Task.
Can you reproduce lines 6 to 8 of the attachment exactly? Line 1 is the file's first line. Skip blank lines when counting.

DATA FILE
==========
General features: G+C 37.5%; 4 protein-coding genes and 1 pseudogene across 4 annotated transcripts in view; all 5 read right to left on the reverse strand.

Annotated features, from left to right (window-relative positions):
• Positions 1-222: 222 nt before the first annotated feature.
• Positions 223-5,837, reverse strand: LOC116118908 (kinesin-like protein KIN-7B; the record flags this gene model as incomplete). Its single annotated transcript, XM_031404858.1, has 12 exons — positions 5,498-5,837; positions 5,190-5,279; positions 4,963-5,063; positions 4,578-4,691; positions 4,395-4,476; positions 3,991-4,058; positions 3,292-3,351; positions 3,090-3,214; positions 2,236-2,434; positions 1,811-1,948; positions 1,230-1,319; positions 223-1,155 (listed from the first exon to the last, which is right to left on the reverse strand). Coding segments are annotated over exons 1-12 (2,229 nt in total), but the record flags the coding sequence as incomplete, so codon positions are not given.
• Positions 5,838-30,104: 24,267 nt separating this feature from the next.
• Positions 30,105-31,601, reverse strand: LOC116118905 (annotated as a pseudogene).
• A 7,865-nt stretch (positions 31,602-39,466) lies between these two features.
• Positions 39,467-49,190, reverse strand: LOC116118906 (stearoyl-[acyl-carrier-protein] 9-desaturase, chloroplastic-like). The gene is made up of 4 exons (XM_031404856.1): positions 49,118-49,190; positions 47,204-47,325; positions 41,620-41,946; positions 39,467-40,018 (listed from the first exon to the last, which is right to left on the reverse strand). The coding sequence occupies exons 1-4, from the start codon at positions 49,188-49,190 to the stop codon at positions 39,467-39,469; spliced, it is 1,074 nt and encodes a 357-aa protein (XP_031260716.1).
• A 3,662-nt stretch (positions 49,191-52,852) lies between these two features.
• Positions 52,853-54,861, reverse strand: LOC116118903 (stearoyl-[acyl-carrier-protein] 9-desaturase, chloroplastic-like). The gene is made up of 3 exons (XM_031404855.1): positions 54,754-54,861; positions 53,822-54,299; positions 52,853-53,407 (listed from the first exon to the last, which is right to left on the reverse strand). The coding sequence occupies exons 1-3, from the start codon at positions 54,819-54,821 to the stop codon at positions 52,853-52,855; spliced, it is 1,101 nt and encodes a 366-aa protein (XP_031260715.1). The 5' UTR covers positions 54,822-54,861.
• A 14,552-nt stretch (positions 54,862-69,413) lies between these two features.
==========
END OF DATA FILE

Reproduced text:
• Positions 30,105-31,601, reverse strand: LOC116118905 (annotated as a pseudogene).
• A 7,865-nt stretch (positions 31,602-39,466) lies between these two features.
• Positions 39,467-49,190, reverse strand: LOC116118906 (stearoyl-[acyl-carrier-protein] 9-desaturase, chloroplastic-like). The gene is made up of 4 exons (XM_031404856.1): positions 49,118-49,190; positions 47,204-47,325; positions 41,620-41,946; positions 39,467-40,018 (listed from the first exon to the last, which is right to left on the reverse strand). The coding sequence occupies exons 1-4, from the start codon at positions 49,188-49,190 to the stop codon at positions 39,467-39,469; spliced, it is 1,074 nt and encodes a 357-aa protein (XP_031260716.1).